If you're associated with the creative arts, particularly in the theater world, you're well aware of the necessary evil that is the "art of the hustle" (and we're not talking about the disco-era dance).
It goes like this: You put on your game face and subtly (but not annoyingly) pitch your script to some tastemaker at a cocktail party. You begrudgingly barrage a producer with text messages because, after all, producers are busy people. And you have to continually shake the money tree to get your project off the ground. It's a pain. It's demoralizing. It detracts from the creative process. Can't there be a better way?
The New Play Exchange (NPX) thinks so. Partially funded by the Doris Duke Foundation and the brainchild of the National New Play Network, an alliance of nonprofit theaters dedicated to the development and continued life of new work, NPX is billed as "an online script database, a social network for writers and producers, and a search engine for theater nerds all rolled into one."
Gwydion Suilebhan, project director of the New Play Exchange, puts it best, noting, "Playwrights have to knock on the doors of the castle and hope to be let in. And producers in the castle don’t know how to sort through and process, so they shut down and don’t even take submissions anymore. Submissions are dead." The entire system, and the theater in general, he says, "is ready for an upgrade."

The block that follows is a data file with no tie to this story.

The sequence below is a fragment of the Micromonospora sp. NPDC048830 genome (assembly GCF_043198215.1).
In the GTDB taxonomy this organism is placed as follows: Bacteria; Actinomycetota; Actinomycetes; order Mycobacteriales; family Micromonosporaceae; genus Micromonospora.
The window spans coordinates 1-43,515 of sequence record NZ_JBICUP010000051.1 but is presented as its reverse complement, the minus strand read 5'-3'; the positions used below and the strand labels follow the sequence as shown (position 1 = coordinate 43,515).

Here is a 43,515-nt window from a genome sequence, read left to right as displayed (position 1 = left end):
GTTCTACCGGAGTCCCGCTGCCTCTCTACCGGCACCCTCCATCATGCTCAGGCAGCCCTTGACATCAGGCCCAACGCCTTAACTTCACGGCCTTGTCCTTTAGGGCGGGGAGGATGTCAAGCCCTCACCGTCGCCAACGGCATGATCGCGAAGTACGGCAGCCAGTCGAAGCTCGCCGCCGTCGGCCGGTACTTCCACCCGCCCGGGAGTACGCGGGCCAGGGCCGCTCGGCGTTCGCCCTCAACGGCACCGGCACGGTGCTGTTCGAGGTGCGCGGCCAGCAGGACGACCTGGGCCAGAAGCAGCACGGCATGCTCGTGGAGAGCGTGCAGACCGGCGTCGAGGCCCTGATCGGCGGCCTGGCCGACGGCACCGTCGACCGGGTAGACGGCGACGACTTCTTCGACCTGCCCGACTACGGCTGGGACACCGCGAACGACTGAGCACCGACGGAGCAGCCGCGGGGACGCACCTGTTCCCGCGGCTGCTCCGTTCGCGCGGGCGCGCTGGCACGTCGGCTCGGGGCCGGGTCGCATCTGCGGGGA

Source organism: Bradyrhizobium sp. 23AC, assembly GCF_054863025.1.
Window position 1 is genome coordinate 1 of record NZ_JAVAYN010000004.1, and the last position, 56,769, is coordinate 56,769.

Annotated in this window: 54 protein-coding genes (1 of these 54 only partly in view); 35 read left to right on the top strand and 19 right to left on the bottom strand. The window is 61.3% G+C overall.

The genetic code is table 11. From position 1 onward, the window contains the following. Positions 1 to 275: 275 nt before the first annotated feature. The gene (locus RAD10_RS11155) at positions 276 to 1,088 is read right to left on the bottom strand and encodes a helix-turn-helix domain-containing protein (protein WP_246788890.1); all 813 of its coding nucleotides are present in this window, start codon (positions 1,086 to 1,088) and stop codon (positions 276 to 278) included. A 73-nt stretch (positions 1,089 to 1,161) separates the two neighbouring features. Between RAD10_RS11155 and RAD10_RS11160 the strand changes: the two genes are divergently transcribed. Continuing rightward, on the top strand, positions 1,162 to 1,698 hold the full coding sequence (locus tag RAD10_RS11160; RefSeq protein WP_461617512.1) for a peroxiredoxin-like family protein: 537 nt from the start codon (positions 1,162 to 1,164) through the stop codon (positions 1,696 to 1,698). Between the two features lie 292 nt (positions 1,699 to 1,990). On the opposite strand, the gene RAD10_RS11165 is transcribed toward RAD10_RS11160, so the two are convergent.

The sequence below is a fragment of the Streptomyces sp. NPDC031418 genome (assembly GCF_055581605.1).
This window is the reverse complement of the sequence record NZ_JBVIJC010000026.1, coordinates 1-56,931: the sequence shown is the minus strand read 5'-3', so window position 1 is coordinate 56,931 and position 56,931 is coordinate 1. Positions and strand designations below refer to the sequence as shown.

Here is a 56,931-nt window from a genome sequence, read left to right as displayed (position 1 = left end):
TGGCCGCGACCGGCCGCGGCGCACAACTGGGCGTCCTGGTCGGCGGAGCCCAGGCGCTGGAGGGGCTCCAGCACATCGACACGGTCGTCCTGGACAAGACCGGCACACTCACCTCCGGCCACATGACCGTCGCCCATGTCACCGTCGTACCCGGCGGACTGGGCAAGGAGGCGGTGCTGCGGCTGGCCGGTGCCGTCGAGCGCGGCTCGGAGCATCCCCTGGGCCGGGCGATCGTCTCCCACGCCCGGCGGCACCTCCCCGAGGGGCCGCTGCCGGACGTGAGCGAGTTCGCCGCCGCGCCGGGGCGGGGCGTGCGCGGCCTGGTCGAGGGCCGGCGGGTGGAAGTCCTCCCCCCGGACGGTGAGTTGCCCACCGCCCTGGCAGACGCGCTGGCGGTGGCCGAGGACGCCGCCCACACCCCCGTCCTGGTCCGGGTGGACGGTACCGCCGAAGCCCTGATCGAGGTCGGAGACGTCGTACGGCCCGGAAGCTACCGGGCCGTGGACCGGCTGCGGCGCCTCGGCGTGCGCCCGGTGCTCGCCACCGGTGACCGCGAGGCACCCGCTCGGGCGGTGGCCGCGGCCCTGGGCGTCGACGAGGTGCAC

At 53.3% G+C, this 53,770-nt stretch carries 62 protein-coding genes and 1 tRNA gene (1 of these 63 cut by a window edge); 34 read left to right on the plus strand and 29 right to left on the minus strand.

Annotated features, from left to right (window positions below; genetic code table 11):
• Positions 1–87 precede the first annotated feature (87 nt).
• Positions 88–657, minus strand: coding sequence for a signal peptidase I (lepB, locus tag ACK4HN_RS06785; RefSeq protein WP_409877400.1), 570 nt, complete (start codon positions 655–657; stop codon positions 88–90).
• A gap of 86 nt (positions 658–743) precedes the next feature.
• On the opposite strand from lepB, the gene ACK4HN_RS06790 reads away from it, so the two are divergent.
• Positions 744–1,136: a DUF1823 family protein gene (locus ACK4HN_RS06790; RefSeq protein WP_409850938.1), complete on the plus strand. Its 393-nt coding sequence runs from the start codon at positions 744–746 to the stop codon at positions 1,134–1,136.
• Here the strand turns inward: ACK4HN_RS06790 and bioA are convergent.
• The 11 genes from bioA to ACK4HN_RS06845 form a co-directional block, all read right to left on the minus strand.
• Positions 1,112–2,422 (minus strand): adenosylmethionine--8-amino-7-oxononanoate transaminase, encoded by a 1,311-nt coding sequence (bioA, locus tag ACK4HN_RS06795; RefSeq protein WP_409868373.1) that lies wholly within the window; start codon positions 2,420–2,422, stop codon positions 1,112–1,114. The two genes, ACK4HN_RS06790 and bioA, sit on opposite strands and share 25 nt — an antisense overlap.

But is the entire system ready for yet another technology platform/social network? Possibly. But if and only if the exchange can work as advertised.
We're not worried about the "supply" side of the equation. Playwrights will do their thing, and if they find the exchange to be useful, they'll happily reach out to any producer who's willing to listen. As Suilebhan notes, literary managers approve of 50 new plays, but can only produce two in a season. "What do they do with their love of the other 48?" (In this case, they pitch them on NPX.)
The challenge rests on the demand side. Specifically, from our vantage point, the exchange first needs to incentivize producers to get on board, and secondly, make the script-vetting process intuitive and streamlined. To that end, NPX allows readers to stay abreast of promising playwrights. For example, a writer’s "followers" are notified whenever he or she uploads a new piece.
Since its launch in mid-January, NPX has accumulated 2,300 users, including playwrights, lyricists, composers, or translators who have uploaded almost 4,000 scripts.
A basic NPX profile, which includes search tools and recommendation writing, is free. Readers and writers pay only $10 per year, while theater organizations, festivals, and universities pay $25. "Our goal was to make those numbers low enough so anyone can get in," says Suilebhan. "We’re talking about the price of two lattes."